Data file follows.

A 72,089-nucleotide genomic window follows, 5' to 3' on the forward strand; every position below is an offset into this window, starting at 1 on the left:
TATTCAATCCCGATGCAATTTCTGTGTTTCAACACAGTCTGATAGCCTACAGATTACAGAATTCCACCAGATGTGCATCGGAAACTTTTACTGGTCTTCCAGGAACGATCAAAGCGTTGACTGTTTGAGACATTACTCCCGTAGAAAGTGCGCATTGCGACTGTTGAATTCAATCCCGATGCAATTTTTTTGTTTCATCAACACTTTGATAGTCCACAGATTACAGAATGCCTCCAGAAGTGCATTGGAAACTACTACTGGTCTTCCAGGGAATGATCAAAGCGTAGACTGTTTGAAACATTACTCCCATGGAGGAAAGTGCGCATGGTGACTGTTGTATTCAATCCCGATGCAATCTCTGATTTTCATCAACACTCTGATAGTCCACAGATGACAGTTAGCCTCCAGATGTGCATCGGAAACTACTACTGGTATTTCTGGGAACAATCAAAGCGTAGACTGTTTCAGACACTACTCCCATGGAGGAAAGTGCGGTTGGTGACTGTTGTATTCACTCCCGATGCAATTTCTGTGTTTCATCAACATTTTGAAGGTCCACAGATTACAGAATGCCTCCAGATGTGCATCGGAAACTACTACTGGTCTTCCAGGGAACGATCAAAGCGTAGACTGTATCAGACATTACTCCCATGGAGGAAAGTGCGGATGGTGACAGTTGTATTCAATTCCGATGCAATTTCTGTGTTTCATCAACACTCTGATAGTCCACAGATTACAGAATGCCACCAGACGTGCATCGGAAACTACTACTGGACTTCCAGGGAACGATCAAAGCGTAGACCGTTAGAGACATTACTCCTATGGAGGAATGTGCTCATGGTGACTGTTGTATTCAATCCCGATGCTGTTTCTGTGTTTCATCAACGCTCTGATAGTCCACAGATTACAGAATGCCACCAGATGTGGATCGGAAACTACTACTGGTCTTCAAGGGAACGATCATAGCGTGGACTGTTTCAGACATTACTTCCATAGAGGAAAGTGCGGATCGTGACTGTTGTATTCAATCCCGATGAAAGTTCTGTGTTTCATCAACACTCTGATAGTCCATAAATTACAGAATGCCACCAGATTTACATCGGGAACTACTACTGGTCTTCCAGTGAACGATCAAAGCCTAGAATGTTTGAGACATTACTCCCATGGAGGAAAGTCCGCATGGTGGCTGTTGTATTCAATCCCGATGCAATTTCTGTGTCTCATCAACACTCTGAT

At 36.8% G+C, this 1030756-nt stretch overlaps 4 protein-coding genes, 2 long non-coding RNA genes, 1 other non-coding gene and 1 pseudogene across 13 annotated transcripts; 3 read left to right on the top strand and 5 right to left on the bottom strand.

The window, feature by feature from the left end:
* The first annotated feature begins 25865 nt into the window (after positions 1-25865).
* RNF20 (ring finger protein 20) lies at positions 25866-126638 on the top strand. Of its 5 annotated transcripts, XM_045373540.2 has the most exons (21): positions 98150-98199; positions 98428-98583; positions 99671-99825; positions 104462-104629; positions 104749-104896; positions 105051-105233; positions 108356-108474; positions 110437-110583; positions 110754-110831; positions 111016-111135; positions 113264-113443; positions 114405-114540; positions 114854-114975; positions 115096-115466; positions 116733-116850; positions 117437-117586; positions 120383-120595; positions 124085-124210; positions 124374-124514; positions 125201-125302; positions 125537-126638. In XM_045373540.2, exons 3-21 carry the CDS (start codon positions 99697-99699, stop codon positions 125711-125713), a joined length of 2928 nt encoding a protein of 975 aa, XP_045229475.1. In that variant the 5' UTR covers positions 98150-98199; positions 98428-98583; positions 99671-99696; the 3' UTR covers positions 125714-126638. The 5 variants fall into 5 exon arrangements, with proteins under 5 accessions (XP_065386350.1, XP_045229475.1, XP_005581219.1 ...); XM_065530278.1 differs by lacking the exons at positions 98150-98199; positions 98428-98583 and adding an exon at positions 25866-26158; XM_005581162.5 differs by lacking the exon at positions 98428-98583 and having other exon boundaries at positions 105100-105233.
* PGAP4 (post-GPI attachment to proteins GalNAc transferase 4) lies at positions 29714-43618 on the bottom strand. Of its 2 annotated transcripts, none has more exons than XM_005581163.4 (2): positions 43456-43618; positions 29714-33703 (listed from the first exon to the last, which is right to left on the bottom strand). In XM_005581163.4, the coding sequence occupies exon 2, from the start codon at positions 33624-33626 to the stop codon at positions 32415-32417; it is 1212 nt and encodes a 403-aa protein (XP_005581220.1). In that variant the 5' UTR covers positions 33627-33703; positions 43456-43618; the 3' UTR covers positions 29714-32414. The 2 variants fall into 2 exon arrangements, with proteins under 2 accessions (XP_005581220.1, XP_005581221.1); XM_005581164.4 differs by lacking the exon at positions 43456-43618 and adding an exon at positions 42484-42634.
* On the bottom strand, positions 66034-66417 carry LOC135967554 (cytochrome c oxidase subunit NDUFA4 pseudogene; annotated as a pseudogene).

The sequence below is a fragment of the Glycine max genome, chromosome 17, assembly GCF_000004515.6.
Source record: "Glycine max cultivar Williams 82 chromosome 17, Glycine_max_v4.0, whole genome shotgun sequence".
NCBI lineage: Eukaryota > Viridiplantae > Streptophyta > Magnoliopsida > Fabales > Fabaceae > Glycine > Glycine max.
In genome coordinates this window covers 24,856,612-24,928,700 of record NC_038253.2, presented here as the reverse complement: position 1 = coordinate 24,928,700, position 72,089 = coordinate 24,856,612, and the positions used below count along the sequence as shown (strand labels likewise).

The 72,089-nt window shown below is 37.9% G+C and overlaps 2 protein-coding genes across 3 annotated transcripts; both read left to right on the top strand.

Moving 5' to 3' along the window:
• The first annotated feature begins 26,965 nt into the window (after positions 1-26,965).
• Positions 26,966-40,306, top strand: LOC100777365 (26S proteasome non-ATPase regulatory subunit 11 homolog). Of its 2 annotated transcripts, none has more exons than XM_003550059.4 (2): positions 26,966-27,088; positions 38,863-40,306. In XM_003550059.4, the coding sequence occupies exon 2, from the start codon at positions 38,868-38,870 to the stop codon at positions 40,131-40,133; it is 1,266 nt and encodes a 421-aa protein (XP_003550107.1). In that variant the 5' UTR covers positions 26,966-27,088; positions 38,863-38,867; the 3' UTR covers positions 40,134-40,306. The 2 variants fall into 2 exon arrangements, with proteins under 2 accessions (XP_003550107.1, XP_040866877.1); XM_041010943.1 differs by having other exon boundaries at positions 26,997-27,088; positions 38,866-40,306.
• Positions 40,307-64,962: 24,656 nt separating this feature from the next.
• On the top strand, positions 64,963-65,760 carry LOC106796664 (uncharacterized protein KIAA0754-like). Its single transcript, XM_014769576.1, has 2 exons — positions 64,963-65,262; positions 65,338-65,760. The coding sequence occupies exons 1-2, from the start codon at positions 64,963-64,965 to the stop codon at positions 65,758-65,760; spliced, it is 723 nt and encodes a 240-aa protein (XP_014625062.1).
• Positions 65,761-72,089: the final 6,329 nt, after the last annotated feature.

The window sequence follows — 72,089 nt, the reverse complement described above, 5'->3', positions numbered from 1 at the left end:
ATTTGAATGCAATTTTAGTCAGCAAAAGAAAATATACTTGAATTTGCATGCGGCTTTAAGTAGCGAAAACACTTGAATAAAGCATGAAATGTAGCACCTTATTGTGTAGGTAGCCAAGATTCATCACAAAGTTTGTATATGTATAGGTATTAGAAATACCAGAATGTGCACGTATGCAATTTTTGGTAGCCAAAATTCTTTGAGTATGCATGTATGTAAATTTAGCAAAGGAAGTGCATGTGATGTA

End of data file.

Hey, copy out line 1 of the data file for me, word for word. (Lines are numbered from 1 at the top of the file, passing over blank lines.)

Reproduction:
A 72,089-nucleotide genomic window follows, 5' to 3' on the forward strand; every position below is an offset into this window, starting at 1 on the left: